When you hear the phrase “additive manufacturing,” you probably think of 3D printing — and rightfully so, as the two are essentially the same. From there, however, it can get a little more complicated: What are the benefits of additive manufacturing? What types of products is it best for, and when should it be used? What role does it play in the general manufacturing landscape today and in the future?
We’ve put together this additive manufacturing guide to shed a bit more light on the details, capabilities and potential of the process. To start, let’s look at the origins of the name itself.
The name “additive manufacturing” came about to contrast newer processes (like SLS/SLA, fused deposition modeling (FDM) and powder bed 3D printing — more on these later), which build a part up layer by layer, with traditional machining and manufacturing processes (like turning and milling) that achieve part shapes and dimensions by removing material from a raw base. Note that prior to the development of 3D printing and other processes, those traditional methods weren’t called “subtractive manufacturing” (and still aren’t generally referred to as such today) — the entire terminology only came about once there were two different general types of processes from which to choose.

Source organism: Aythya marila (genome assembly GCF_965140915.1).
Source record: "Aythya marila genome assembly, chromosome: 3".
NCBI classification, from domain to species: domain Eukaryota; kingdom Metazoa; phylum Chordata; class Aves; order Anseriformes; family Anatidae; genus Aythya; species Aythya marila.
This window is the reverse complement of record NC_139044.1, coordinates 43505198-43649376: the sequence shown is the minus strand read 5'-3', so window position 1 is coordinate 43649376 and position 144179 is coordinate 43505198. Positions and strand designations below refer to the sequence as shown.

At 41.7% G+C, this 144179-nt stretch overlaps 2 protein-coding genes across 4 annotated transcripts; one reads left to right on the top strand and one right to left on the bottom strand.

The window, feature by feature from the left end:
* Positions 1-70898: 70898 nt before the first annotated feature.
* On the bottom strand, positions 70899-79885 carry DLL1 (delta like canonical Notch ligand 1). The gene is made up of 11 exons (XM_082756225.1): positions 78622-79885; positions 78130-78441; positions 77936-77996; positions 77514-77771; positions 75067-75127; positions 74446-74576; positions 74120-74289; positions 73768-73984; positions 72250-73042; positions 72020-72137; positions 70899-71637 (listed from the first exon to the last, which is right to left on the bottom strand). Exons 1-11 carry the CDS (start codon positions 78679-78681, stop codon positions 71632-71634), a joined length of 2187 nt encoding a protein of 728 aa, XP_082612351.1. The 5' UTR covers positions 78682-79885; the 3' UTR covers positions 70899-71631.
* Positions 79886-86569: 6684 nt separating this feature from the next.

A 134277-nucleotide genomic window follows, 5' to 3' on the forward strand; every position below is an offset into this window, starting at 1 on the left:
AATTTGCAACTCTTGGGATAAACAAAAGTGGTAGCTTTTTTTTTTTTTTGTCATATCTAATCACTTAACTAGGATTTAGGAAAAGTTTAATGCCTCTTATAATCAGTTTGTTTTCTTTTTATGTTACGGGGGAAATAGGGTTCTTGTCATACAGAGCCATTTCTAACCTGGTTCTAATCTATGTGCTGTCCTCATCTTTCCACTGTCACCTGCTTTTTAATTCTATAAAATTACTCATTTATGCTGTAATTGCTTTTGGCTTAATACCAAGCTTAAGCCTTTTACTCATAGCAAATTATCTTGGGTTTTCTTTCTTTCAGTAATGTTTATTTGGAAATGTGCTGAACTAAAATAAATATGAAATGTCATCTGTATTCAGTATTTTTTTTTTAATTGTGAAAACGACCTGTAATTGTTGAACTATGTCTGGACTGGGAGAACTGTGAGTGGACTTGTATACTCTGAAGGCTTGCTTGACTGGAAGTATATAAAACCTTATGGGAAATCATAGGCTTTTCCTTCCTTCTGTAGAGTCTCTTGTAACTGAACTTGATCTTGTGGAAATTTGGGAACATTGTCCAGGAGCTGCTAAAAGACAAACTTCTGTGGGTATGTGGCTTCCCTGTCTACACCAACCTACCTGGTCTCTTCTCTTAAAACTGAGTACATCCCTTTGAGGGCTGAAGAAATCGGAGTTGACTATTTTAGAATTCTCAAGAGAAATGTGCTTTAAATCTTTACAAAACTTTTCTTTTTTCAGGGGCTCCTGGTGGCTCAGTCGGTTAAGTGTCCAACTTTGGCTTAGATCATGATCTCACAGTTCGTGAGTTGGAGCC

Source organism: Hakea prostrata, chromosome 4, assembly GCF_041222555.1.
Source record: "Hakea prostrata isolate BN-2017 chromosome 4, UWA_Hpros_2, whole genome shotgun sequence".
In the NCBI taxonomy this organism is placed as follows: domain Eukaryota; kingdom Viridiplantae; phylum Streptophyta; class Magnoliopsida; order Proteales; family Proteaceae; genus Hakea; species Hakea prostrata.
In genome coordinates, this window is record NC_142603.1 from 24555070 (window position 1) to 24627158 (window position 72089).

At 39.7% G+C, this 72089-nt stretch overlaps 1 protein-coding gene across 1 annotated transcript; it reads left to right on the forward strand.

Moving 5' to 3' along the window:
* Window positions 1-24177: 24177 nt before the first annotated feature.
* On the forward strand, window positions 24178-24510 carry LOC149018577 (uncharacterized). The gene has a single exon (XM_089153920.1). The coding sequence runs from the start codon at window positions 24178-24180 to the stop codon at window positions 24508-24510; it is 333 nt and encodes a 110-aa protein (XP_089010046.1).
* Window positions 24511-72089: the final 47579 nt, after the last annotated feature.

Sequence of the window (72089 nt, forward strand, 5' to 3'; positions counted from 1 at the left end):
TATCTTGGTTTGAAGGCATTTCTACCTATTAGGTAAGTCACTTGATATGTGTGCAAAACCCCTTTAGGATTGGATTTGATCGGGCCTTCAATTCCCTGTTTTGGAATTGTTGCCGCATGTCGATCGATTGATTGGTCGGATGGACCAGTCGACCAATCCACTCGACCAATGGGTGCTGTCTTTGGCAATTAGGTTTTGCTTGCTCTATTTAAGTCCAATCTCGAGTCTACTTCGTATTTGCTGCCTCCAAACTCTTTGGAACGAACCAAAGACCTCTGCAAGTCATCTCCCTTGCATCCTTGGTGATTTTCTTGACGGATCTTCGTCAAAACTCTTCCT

Additive Manufacturing Processes
Although 3D printing and additive manufacturing technology have been around for nearly 50 years, it really only entered the general public consciousness once 3D printers reached a more consumer-friendly price point. Those consumer printers, in general, are of the fused deposition modeling (FDM) variety — where filaments of plastic substrate are heated, liquefied and used to build up a part layer by layer. Now, we’ll examine some of the more common additive manufacturing methods, including FDM, and what they’re best suited for.